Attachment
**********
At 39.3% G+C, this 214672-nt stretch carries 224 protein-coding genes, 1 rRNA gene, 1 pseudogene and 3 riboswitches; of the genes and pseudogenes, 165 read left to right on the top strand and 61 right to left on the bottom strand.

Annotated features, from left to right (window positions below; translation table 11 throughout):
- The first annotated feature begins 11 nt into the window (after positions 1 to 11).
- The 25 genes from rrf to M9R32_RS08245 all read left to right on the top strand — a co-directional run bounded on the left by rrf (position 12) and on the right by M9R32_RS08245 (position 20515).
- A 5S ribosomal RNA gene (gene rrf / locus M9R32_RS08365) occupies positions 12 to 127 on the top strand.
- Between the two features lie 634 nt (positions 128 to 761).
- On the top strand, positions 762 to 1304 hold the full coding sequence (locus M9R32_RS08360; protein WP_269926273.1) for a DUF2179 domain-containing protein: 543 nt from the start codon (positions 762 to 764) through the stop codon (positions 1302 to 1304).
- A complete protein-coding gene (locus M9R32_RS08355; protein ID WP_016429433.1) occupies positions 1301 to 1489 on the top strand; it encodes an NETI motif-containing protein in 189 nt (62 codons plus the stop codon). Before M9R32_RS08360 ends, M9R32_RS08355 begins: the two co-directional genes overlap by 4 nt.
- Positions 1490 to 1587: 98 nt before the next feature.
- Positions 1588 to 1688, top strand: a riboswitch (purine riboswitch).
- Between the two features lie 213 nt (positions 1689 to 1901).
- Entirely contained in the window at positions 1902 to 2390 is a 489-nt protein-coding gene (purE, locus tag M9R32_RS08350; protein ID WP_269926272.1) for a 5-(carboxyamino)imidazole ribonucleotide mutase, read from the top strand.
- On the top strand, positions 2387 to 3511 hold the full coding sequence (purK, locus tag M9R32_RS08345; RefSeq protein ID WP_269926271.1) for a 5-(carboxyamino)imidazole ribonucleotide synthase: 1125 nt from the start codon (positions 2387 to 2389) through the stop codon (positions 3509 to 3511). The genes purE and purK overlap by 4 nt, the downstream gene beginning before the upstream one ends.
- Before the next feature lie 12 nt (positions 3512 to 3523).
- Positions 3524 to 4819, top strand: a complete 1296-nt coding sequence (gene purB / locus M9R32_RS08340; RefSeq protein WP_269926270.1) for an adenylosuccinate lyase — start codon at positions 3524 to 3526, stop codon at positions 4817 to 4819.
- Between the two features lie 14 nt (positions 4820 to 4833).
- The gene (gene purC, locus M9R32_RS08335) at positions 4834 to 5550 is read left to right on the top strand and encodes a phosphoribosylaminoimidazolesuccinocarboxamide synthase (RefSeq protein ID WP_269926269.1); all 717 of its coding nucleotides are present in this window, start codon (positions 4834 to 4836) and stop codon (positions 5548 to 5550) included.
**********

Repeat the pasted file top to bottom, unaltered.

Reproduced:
At 39.3% G+C, this 214672-nt stretch carries 224 protein-coding genes, 1 rRNA gene, 1 pseudogene and 3 riboswitches; of the genes and pseudogenes, 165 read left to right on the top strand and 61 right to left on the bottom strand.

Annotated features, from left to right (window positions below; translation table 11 throughout):
- The first annotated feature begins 11 nt into the window (after positions 1 to 11).
- The 25 genes from rrf to M9R32_RS08245 all read left to right on the top strand — a co-directional run bounded on the left by rrf (position 12) and on the right by M9R32_RS08245 (position 20515).
- A 5S ribosomal RNA gene (gene rrf / locus M9R32_RS08365) occupies positions 12 to 127 on the top strand.
- Between the two features lie 634 nt (positions 128 to 761).
- On the top strand, positions 762 to 1304 hold the full coding sequence (locus M9R32_RS08360; protein WP_269926273.1) for a DUF2179 domain-containing protein: 543 nt from the start codon (positions 762 to 764) through the stop codon (positions 1302 to 1304).
- A complete protein-coding gene (locus M9R32_RS08355; protein ID WP_016429433.1) occupies positions 1301 to 1489 on the top strand; it encodes an NETI motif-containing protein in 189 nt (62 codons plus the stop codon). Before M9R32_RS08360 ends, M9R32_RS08355 begins: the two co-directional genes overlap by 4 nt.
- Positions 1490 to 1587: 98 nt before the next feature.
- Positions 1588 to 1688, top strand: a riboswitch (purine riboswitch).
- Between the two features lie 213 nt (positions 1689 to 1901).
- Entirely contained in the window at positions 1902 to 2390 is a 489-nt protein-coding gene (purE, locus tag M9R32_RS08350; protein ID WP_269926272.1) for a 5-(carboxyamino)imidazole ribonucleotide mutase, read from the top strand.
- On the top strand, positions 2387 to 3511 hold the full coding sequence (purK, locus tag M9R32_RS08345; RefSeq protein ID WP_269926271.1) for a 5-(carboxyamino)imidazole ribonucleotide synthase: 1125 nt from the start codon (positions 2387 to 2389) through the stop codon (positions 3509 to 3511). The genes purE and purK overlap by 4 nt, the downstream gene beginning before the upstream one ends.
- Before the next feature lie 12 nt (positions 3512 to 3523).
- Positions 3524 to 4819, top strand: a complete 1296-nt coding sequence (gene purB / locus M9R32_RS08340; RefSeq protein WP_269926270.1) for an adenylosuccinate lyase — start codon at positions 3524 to 3526, stop codon at positions 4817 to 4819.
- Between the two features lie 14 nt (positions 4820 to 4833).
- The gene (gene purC, locus M9R32_RS08335) at positions 4834 to 5550 is read left to right on the top strand and encodes a phosphoribosylaminoimidazolesuccinocarboxamide synthase (RefSeq protein ID WP_269926269.1); all 717 of its coding nucleotides are present in this window, start codon (positions 4834 to 4836) and stop codon (positions 5548 to 5550) included.